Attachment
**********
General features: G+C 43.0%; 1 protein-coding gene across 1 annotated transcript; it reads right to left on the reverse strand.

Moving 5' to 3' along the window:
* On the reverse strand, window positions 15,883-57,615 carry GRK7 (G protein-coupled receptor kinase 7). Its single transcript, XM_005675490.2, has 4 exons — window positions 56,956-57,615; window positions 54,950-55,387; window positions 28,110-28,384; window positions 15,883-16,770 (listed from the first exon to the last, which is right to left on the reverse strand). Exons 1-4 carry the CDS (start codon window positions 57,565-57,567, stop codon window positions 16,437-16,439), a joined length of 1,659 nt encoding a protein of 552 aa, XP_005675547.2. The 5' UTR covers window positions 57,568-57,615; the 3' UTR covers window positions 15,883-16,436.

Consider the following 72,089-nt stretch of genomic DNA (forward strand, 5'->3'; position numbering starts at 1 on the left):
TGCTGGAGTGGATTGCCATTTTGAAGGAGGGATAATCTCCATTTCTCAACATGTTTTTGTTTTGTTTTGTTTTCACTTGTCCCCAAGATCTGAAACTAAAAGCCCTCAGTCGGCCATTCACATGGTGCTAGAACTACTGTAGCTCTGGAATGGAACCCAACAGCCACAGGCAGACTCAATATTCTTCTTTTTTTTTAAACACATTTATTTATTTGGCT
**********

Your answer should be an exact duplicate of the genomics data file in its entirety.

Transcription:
General features: G+C 43.0%; 1 protein-coding gene across 1 annotated transcript; it reads right to left on the reverse strand.

Moving 5' to 3' along the window:
* On the reverse strand, window positions 15,883-57,615 carry GRK7 (G protein-coupled receptor kinase 7). Its single transcript, XM_005675490.2, has 4 exons — window positions 56,956-57,615; window positions 54,950-55,387; window positions 28,110-28,384; window positions 15,883-16,770 (listed from the first exon to the last, which is right to left on the reverse strand). Exons 1-4 carry the CDS (start codon window positions 57,565-57,567, stop codon window positions 16,437-16,439), a joined length of 1,659 nt encoding a protein of 552 aa, XP_005675547.2. The 5' UTR covers window positions 57,568-57,615; the 3' UTR covers window positions 15,883-16,436.

Consider the following 72,089-nt stretch of genomic DNA (forward strand, 5'->3'; position numbering starts at 1 on the left):
TGCTGGAGTGGATTGCCATTTTGAAGGAGGGATAATCTCCATTTCTCAACATGTTTTTGTTTTGTTTTGTTTTCACTTGTCCCCAAGATCTGAAACTAAAAGCCCTCAGTCGGCCATTCACATGGTGCTAGAACTACTGTAGCTCTGGAATGGAACCCAACAGCCACAGGCAGACTCAATATTCTTCTTTTTTTTTAAACACATTTATTTATTTGGCT